Cystoscopy, Ureteral Stent Placement is most commonly performed in the setting of either a ureteral or kidney stone. The kidneys are organs in the body which filter salts and other waste products from the blood and place them into the urine. The ureters are tubes which transport the urine from the kidneys to the bladder. Kidney stones may form and block urine production from either kidney. A stone may fail to pass and remain either within the kidney, or in the upper, middle, or lower portion of the ureter. Occasionally, a stone may form in the bladder.
Cystoscopy, Ureteral Stent Placement is performed in conjunction with endoscopic procedures to treat kidney or ureteral stones. If the stone is in the lower part of the ureter, removal of the stone may cause the ureter to temporarily swell shut. Placement of the stent allows the urine flow to bypass this swelling. If the stone is in the kidney, a ureteral stent may be placed in advance of ESWL (extracorporeal shock wave lithotripsy-blasting the stone with sound waves, performed at a separate center).
Where does the stent stay? The ureteral stent is placed in the ureter such that one end stays in the bladder and the other stays in the kidney. This allows urine to flow without blockage into the bladder.The stent is completely internal and does not show.
Will I feel the stent inside me? In most cases, patients do not feel the stent; however, when they passurine, they may feel “back pressure” transmitted along the stent from the bladder into the kidney. This discomfort is similar to that experienced when trying to pass a kidney stone. Less commonly, the ureter may spasm or contract in response to the presence of the tube. This may cause discomfort, but usually subsides after a few days.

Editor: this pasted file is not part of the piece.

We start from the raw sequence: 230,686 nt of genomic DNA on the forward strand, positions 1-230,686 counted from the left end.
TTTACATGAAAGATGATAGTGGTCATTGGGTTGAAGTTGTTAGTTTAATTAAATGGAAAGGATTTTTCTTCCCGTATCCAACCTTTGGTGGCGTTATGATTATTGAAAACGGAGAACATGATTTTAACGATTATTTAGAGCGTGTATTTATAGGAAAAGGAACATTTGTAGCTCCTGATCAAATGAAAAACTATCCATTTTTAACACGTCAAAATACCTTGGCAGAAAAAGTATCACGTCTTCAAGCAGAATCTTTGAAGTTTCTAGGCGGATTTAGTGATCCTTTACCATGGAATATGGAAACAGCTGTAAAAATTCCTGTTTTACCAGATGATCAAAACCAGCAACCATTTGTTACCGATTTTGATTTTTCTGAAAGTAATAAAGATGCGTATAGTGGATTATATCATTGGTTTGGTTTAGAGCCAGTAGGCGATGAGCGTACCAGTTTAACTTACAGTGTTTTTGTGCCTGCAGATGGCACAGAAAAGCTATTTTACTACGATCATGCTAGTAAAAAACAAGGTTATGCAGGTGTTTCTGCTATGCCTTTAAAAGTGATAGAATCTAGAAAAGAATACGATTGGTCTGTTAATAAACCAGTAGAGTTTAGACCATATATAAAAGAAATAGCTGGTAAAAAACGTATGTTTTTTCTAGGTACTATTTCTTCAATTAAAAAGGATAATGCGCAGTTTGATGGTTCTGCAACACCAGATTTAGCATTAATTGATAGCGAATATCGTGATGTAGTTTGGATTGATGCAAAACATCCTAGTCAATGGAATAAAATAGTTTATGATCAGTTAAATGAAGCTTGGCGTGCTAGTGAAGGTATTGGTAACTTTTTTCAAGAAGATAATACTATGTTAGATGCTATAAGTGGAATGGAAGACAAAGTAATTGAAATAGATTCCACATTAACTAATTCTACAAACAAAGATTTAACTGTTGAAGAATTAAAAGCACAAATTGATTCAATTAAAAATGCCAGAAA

Note: Rarely, we are unable to get the stent past the obstruction and up to the kidney. In these cases, we usually ask an interventional radiologist to pass a tube directly through your skin into the kidney. This is called a percutaneous nephrostomy.
How do I get the stent out? Ureteral stents are most commonly removed in our office (during cystoscopy) about 2 weeks after your procedure.
Warning: Stents are designed to stay no longer than 6-8 weeks and should be replaced if indwelling beyond 6 weeks. Longer periods of time risk complications such as encrustation of the stent by stone, possibly requiring surgery or additional procedures.